The Comment is sometimes considered to be part of the Book of the Law; at other times, it is considered[by whom?] to be a different document. In either instance, it has been understood by some[by whom?] to mean that no discussion of any of the Holy Books may take place, despite the fact that the Comment, which was written after all of the Holy Books were written, only applies to the Book of the Law. According to this interpretation, the purpose of the Comment is to allow others to interpret the Book of the Law for themselves; in other words, no one is to preach its contents or tell you their understanding of it is the one true understanding. However, the Comment also prohibits the study of the Book of the Law. The stated punishment for violating the Comment is anathema (shunning).[citation needed]

Original contents of Θελημα

  • Volume I
    • Liber LXI vel Causæ
      Briefly explains the history and origin of Thelema and the A∴A∴. This text, being in Class D, is not technically a "holy book", but was included in Θελημα as an introduction, and is thus listed here.
    • Liber LXV Cordis Cincti Serpente sub figurâ אדני
      An account of the relations of the aspirant and his Holy Guardian Angel.
  • Volume II
    • Liber Liberi vel Lapidis Lazuli, Adumbratio Kabbalae Aegyptiorum sub figurâ VII
      These are the birth words of a Master of the Temple. Its 7 chapters are referred to the 7 planets in the following order: Mars, Saturn, Jupiter, Sol, Mercury, Luna, Venus.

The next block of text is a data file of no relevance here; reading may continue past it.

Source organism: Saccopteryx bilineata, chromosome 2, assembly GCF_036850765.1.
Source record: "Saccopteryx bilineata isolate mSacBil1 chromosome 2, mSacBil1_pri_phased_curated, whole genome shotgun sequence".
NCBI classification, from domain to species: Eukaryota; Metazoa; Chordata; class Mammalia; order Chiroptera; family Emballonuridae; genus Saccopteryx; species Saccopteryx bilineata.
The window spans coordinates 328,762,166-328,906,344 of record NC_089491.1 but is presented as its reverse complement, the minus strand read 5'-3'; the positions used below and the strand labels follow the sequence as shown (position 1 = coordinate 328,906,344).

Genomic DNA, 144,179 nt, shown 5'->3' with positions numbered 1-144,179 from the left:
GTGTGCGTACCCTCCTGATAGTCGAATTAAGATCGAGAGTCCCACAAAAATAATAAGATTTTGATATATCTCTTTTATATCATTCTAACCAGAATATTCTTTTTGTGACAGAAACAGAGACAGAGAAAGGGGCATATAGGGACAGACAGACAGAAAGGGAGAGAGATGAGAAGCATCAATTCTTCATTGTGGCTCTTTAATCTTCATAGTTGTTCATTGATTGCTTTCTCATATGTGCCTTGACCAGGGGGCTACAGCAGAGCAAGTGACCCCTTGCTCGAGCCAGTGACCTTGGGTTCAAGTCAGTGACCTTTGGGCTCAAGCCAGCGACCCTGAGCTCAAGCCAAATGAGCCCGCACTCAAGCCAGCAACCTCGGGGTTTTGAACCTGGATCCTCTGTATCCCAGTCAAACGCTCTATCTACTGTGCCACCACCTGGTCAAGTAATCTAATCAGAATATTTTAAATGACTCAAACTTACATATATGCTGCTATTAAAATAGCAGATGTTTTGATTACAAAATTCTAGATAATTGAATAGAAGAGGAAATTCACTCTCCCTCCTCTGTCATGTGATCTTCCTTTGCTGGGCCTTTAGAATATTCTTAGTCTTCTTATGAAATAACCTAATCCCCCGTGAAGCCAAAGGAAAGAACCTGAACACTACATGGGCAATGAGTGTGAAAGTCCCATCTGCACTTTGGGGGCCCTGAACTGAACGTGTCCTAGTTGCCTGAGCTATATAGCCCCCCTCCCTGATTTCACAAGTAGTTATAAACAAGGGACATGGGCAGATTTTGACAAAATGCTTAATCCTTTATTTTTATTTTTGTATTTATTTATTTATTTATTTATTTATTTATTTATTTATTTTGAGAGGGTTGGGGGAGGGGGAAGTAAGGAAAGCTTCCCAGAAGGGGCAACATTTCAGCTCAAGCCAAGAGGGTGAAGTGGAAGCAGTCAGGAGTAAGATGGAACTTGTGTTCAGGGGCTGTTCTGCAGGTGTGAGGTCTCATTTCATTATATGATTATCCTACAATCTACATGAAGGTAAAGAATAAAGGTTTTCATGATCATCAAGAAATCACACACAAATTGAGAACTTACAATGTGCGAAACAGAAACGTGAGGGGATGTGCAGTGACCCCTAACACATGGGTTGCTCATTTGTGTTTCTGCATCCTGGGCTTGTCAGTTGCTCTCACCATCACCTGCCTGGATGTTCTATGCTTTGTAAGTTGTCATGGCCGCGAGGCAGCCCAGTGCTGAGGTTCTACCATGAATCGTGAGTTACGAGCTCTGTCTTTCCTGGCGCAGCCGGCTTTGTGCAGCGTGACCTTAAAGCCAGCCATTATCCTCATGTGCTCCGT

• Volume III
    • Liber Trigrammaton sub figurâ XXVII
      A book of trigrams of the mutations of the tao with the yin and yang. An account of the cosmic process.
    • Liber AL vel Legis sub figurâ CCXX, commonly called the Book of the Law
      Among the Holy Books of Thelema, the chief is the Book of the Law. Every Thelemite is expected to interpret the book "each for himself".
    • Liber DCCCXIII vel Ararita sub figurâ DLXX
      An account of the hexagram and the method of reducing it to the unity and beyond. This book describes in magical language a very secret process of initiation.

Additional texts included in The Holy Books of Thelema

  • Liber B vel Magi sub figurâ I
    An account of the Grade of Magus, the highest grade which it is even possible to manifest in any way whatsoever upon this plane.
  • Liber Porta Lucis sub figurâ X